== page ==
The White House on Thursday declared a major disaster in Montana in response to severe flooding in the southern part of the state, availing state and local governments of direct federal assistance, cost sharing and other mitigation and recovery resources.  

The declaration allows the government and certain nonprofit entities in the state to apply for funds to repair or replace damaged public infrastructure and mitigate future natural disaster-related losses. It could also open up aid to individuals following preliminary damage assessments by state and local emergency managers.

“Over the last several days, flooding has destroyed homes, washed away roads and bridges, left Montanans without power and water services, and threatened Montanans’ livelihoods,” Montana Gov. Greg Gianforte said in a statement. “Securing this major disaster declaration will further help our communities respond to the severe flooding, recover, and rebuild. The state will continue bringing its resources to bear to support communities impacted by flooding.”

Gianforte wrote the federal government to request an expedited disaster declaration on Wednesday. The request was supported by correspondence from all three members of Montana’s federal delegation: Rep. Matt Rosendale, U.S. Sen. Jon Tester and U.S. Sen. Steve Daines. 

“Severe flooding has already wreaked havoc on Montana communities and Yellowstone National Park, and we haven’t seen the last of it yet,” the delegation wrote in a joint statement. “This damage will have a significant impact on Montana’s economy, and we hope to see disaster assistance distributed swiftly and effectively, so that Montanans can begin rebuilding their homes, their businesses, and their lives.”


Heavy rainfall and snowmelt — largely from the Absarokee and Beartooth mountains — combined to ratchet up the flow of at least five of the state’s rivers to record levels, inducing dramatic floods in Carbon, Stillwater and Park Counties. The waters not only destroyed infrastructure and homes in communities like Red Lodge and Livingston but also in Yellowstone National Park, which has said it will likely be unable to reopen its northern half this season. The damage is likely to devastate economies in gateway communities on both sides of the park, where tourists have already begun canceling reservations in droves. National guardsmen have evacuated dozens in recent days.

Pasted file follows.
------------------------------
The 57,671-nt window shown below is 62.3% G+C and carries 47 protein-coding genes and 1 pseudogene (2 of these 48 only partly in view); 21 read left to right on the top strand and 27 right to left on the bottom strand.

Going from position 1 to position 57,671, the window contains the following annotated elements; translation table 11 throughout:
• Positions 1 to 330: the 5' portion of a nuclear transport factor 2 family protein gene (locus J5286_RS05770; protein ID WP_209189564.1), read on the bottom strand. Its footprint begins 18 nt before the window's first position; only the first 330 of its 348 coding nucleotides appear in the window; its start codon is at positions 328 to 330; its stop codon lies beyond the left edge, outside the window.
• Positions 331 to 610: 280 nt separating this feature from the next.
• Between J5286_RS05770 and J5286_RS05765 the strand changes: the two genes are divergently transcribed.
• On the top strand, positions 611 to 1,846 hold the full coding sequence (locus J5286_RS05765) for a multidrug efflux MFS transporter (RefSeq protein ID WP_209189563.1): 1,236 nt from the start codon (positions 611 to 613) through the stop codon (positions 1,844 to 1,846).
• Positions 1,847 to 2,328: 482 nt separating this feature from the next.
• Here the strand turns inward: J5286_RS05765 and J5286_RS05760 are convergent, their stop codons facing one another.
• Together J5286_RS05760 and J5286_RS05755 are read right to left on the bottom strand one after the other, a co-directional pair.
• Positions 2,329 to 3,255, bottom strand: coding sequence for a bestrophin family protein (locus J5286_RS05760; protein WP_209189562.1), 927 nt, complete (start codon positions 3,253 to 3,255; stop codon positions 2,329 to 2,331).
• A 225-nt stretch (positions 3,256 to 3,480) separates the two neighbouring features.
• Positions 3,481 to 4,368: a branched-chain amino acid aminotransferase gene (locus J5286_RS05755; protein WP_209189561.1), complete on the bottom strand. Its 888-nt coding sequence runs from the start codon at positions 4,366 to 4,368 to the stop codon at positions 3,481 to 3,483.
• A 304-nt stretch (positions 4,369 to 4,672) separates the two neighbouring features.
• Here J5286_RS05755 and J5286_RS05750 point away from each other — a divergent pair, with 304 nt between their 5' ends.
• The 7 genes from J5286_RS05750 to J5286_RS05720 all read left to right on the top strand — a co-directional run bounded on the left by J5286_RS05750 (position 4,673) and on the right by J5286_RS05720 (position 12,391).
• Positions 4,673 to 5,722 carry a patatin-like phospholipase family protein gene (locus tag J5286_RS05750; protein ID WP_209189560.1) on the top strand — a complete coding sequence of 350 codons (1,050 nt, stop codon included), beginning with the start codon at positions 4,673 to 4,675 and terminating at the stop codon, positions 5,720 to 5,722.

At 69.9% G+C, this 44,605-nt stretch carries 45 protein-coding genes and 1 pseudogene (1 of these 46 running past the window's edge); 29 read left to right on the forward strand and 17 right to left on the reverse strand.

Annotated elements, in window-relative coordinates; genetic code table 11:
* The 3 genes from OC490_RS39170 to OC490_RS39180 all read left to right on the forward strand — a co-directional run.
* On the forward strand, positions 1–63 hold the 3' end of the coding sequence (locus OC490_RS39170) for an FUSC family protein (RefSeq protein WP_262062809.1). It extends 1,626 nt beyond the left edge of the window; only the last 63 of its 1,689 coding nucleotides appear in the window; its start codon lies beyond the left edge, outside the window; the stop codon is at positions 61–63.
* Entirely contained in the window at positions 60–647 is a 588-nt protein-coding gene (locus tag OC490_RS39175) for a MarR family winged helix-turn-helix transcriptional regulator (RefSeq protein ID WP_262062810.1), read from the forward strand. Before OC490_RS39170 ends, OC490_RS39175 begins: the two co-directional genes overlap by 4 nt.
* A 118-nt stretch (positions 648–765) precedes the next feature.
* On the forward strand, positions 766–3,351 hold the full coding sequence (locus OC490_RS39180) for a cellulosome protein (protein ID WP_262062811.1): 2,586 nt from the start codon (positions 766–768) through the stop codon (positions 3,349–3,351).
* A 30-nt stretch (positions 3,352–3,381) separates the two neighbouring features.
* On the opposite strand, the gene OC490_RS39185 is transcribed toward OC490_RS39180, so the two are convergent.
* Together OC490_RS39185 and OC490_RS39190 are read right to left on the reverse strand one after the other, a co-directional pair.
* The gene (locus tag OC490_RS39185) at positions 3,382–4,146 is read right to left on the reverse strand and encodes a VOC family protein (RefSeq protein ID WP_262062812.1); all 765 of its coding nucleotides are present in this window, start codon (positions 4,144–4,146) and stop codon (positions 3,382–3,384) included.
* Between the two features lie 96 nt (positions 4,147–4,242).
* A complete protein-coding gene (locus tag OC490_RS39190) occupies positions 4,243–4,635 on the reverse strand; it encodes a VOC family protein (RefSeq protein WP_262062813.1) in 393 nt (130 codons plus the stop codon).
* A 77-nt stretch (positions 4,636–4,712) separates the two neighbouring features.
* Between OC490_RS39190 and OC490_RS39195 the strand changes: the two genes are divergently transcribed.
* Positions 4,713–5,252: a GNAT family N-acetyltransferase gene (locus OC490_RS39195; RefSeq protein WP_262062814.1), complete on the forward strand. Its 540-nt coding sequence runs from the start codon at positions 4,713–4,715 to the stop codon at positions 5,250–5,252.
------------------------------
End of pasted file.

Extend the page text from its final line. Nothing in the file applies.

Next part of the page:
In the request, the governor’s office noted that the initial estimate of damage to transportation infrastructure amounts to $29 million. Crews have removed more than 5,300 yards of debris from US-89 and HWY 540, with more to come as water levels recede. The letter said the floods have closed 218 miles of road — many with no alternate route — and damaged five state-owned bridges.

Lt. Gov. Kristen Juras signed a state declaration of disaster on Tuesday in the capacity of acting governor. Gianforte left the country last week on what his office has called a long-scheduled personal trip and is slated to return Thursday evening, according to a spokesperson. He will tour the town of Gardiner Friday. 

Under the Stafford Act, federal declarations of disaster open pathways to three types of assistance: federal resources for individuals, such as counseling, legal assistance, grants and loans; resources to public entities and certain nonprofits to repair infrastructure; and future hazard mitigation assistance. 

Federal money is awarded to entities through a sub-grant program on a cost-sharing basis. The share of federal contribution must be at least 75%. 

FEMA Administrator Deanne Criswell, Juras, Daines and other state officials met with stakeholders in Carbon County earlier Thursday.

This story was updated June 21, 2022, to clarify the implications of the federal disaster declaration for individual aid. 

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Raised in Arizona, Arren is no stranger to the issues impacting Western states, having a keen interest in the politics of land, transportation and housing. Prior to moving to Montana, Arren was a statehouse reporter for the Arizona Capitol Times and covered agricultural and trade policy for Politico in Washington, D.C. In Montana, he has carved out a niche in shoe-leather heavy muckraking based on public documents and deep sourcing that keeps elected officials uncomfortable and the public better informed.